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The Battle of Bannockburn Project

The Battle of Bannockburn - almost 700 years on

In preparation for the 700th anniversary of the Battle of Bannockburn, where the most significant victory won by Scotland over an invading English army is commemorated, the visitor centre is undergoing extensive restoration works.

Here lies our land: every airt
Beneath swift clouds, glad glints of sun,
Belonging to none but itself.

We are mere transients, who sing
Its westlin’ winds and fernie braes,
Northern lights and siller tides,

Small folk playing our part.
'Come all ye', the country says
You win me, who take me most to heart.

Kathleen Jamie

Poem to Commemorate the Battle

Bannockburn Rotunda Monument
Bannockburn Rotunda Monument

The iconic 1960s rotunda monument is going be fitted with a new timber ring inscribed with a poem to mark the famous battle.

There was a competition recently to decide which poetic inscription should be placed upon the rotunda beam and the successful poem was written by Kathleen Jamie. Her poem received the most votes from the public and from a panel of independent experts, which included the Scots Makar Liz Lochhead.

Kathleen, who is a professor at Stirling University and a Chair in Creative Writing, was one of ten people commissioned by Historic Scotland and the National Trust for Scotland.

Recreation of the Battle

Battle of Bannockburn
Battle of Bannockburn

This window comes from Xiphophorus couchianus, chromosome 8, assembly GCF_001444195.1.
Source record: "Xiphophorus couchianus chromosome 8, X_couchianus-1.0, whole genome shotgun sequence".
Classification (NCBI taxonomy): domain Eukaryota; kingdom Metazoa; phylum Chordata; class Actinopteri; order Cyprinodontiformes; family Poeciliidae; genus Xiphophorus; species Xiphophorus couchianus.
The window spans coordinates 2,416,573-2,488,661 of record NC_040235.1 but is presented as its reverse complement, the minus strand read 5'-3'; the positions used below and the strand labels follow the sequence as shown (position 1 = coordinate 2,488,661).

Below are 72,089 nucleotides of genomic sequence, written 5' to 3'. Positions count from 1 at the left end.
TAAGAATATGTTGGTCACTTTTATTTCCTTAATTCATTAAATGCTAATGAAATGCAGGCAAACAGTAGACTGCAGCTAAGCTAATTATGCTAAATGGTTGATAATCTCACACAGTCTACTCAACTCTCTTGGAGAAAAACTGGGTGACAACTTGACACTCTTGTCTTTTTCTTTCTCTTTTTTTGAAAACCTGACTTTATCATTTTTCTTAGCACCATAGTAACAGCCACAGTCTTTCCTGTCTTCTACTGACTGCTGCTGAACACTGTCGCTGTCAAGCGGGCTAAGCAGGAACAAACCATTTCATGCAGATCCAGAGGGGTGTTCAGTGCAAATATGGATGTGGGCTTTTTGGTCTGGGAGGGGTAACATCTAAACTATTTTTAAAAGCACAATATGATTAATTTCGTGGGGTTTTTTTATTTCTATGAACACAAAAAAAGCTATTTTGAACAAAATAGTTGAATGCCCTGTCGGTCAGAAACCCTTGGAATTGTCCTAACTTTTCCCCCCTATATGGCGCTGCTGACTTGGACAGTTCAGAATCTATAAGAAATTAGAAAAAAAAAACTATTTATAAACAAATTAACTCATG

The National Trust for Scotland will recreate the battlefield in the new vistor centre, based on an eight-months' research project by a University of Stirling academic.

Dr. Richard Tipping, whose fields of expertise include reconstruction of vegetation history and climate change, is to map the landscape of the battle site  as it was in 1314 employing carbon-dating technology.

The research team will analyse the topography of the Carse of Stirling south-east of Stirling Castle, where the decisive second day of the battle is assumed to have taken place.

Knowing the ground conditions and terrain will give historians a better understanding of the course of the battle.

Wars of Scottish Independence

The Battle of Bannockburn is probably the most famous of Scottish military victories. However, the Wars of Independence raged between the kingdoms of Scotland and England for a period of sixty years from the end of the 13th century onwards.

Ormond Hill, Avoch
Ormond Hill, Avoch

The North Rising

An early part of the campaign for Scottish Independence started in the north of Scotland and became known as the North Rising. Andrew de Moray raised his standard in 1297 on the top of Ormond Hill, leading the insurrection in the north against Edward I of England. After driving the English invaders out of the north of Scotland, he joined forces with William Wallace and they later fought together at the Battle of Stirling Brig, where de Moray was fatally wounded.

Often receiving little or no credit for his and his family’s role in the Scottish Wars of Independence, de Moray's life and sacrifice for Scottish freedom is marked each year in the fishing village of Avoch on the Black Isle. In 2013, the North Rising March and Rally will take place on Saturday, 18th May.

The Andrew De Moray Project website is undergoing essential maintenance at the moment; you can, however, register your interest of related events.

Battle of Byland Moor

After the Battle of Bannockburn, the wars continued in the north of England. The Battle of Byland Moor, fought in Yorkshire in 1322, was an important victory for the Scots but is sadly not as well known as the Battle of Bannockburn. Those who wish to learn more about this important battle and its background, in which Edward II of England was almost captured, will find this an informative web page.

  1. Image sources: Bannockburn Rotunda Monument, Battle of Bannockburn, Ormond Hill

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